The American Diabetes Association estimates that 23.6 million children and adults in the U.S. had diagnosed or undiagnosed diabetes as of 2007. That year, the disease was diagnosed in 1.6 million individuals aged 20 and older. The direct medical costs and indirect costs of diagnosed diabetes in 2007 were $174 billion—but that figure increased to $218 billion when costs associated with prediabetes, undiagnosed diabetes, and gestational diabetes were factored in.
The AVMA Group Health and Life Insurance Trust alone paid out diabetes-related claims in 2008 totaling more than $965,000, a figure that dropped to $662,000 in 2009. However, with claims paid through August 2010 totaling more than $475,000, indications are that costs are edging up again.
But it is not just the cost or prevalence of diabetes that make the toll of the disease so staggering. It is the reality that diabetes remains a leading cause of death in the U.S. and contributes to dangerous complications such as heart disease, stroke, high blood pressure, and CNS disease. Diabetes is also one of the leading causes of adult blindness and nontraumatic lower-limb amputation.
Despite the grim statistics, there are new reasons for hope.
"Taking into consideration the advancements that are being made in the treatment and care of diabetes, particularly the technologies that are used every day to monitor glucose levels and administer insulin, I believe that within the next 10 to 20 years we may have a substantial cure for this disease," said Clark Slipher, who has type 1 diabetes and is an adviser to GHLIT from the Milliman actuarial firm.
At the 70th Scientific Sessions of the American Diabetes Association in June, researchers from the University of Pittsburgh Graduate School of Public Health presented a study that found a decline in death rates from type 1 diabetes. They credited the trend to advances in treatment.
"Take advantage of regular exams and check-ups, and take control of diabetes before it takes control of you."
CLARK SLIPHER, AVMA GHLIT ACTUARIAL ADVISER
AND TYPE 1 DIABETES PATIENT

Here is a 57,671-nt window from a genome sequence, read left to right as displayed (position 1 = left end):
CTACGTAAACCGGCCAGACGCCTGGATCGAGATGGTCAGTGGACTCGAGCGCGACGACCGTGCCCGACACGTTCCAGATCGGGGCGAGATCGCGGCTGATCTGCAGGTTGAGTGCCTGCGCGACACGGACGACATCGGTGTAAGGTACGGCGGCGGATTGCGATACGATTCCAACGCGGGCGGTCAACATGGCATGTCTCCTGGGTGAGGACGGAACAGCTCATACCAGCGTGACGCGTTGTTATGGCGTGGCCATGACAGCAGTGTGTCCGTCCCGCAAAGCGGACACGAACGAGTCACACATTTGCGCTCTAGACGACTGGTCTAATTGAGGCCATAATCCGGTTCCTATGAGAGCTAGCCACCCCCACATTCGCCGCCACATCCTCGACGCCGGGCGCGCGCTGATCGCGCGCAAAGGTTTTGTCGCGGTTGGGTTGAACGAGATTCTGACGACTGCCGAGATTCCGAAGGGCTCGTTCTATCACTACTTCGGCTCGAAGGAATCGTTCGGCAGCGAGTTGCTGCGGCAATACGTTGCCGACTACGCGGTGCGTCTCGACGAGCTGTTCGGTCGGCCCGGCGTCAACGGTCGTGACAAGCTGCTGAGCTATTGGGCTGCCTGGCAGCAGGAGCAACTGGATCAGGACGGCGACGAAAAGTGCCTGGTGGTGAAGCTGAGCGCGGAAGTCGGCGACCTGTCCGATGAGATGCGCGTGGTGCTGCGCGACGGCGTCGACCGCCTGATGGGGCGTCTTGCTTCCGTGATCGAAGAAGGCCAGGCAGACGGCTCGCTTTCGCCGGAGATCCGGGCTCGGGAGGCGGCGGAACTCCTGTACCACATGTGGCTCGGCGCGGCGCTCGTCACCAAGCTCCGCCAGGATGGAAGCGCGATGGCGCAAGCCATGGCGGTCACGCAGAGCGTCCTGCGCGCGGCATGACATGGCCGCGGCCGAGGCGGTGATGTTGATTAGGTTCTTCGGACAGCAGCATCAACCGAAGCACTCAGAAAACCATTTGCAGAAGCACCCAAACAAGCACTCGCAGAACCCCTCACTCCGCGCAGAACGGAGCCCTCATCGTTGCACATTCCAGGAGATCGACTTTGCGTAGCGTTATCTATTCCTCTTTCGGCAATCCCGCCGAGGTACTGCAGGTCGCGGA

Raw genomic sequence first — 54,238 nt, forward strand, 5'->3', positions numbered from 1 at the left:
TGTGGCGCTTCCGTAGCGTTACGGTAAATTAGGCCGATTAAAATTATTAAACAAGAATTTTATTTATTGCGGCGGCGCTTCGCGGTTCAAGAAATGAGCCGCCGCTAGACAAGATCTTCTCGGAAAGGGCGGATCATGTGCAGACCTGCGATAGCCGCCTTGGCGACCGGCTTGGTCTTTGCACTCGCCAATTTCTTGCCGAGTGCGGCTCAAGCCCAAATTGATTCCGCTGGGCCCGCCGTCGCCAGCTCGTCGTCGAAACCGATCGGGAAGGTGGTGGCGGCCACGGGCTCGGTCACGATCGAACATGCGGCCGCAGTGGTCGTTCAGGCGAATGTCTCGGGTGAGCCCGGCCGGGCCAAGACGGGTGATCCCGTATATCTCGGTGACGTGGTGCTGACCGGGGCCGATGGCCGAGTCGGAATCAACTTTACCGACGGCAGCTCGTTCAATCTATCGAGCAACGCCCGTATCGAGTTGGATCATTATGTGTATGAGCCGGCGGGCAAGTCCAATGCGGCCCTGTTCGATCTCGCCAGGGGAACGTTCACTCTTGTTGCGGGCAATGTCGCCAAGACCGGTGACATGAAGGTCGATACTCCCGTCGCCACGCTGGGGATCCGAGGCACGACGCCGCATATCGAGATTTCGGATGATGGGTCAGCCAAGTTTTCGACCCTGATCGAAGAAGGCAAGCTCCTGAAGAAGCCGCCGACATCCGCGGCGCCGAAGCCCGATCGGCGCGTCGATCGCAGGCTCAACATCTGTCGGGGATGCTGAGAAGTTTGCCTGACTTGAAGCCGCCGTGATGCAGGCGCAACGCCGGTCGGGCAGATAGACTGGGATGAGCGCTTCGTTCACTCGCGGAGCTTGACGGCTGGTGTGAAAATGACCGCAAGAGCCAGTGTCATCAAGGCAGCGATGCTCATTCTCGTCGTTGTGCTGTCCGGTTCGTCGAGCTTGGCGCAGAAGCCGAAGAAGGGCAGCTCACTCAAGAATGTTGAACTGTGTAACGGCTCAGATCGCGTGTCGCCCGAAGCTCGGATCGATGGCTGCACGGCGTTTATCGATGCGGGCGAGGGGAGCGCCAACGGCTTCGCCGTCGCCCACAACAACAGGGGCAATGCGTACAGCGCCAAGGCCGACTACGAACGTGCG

The findings were based on data from a registry of nearly 1,100 people in Allegheny County, Pa., in which type 1 diabetes was diagnosed between 1965 and 1979. As of January 2008, 26 percent of registry participants had died—a rate seven times that for an age- and sex-matched group in the general population. Participants who received the diagnosis most recently, from 1975- 1979, were only 5.5 times as likely to have died.
"The more recently a person was diagnosed with type 1 diabetes, the less likely they were to die, suggesting the positive impact of advances made during the last few decades," said Aaron M. Secrest, the doctoral student who was lead author of the study.
In a study supporting the importance of physical fitness in staving off type 2 diabetes, researchers from the University of California at Los Angeles found an association between sarcopenia—low muscle mass—and adverse glucose metabolism. The study, which appeared May 26 in PLoS One, an online journal published by the Public Library of Science, gauged metabolic effects of sarcopenia in obese and nonobese individuals by performing a cross-sectional analysis of data on 14,528 participants in the National Health and Nutrition Examination Survey III.
The researchers concluded that "sarcopenic obesity, to a greater extent than sarcopenia or obesity alone, is strongly associated with insulin resistance in both young and old adults, underscoring the important role of low muscle mass as an independent risk factor for metabolic disease. … With the ongoing obesity epidemic in the U.S. and the disturbing increases in the incidence of obesity in children and young adults, our data suggest that we can expect to see sharp increases in sarcopenia and diabetes in the coming years. In this environment, interventions aimed at increasing muscle mass in younger ages and preventing loss of muscle mass in older ages may have the potential to reduce type 2 diabetes risk."
American Diabetes Month this November promotes regular health screenings, such as screenings covered under the GHLIT's benefits for preventive care, which can help mitigate the risk of developing diabetes and ensure early diagnosis and treatment of the disease. Slipher, for example, was diagnosed with type 1 diabetes during a regular medical examination.
Slipher said, "My story is not common for someone my age, and I feel incredibly lucky that I did not have to endure a crisis to prompt diagnosis. Don't wait for a life-threatening crisis to receive the medical attention you need. Take advantage of regular exams and check-ups, and take control of diabetes before it takes control of you."
Information on GHLIT's benefits is available at www.avmaghlit.org. New York Life Insurance Co. underwrites the GHLIT insurance program. Veterinarians and veterinary students can obtain more information—including plan details, rates, exclusions, limitations, eligibility, and renewal provisions—or find a GHLIT agent by calling the Trust office at (800) 621-6360.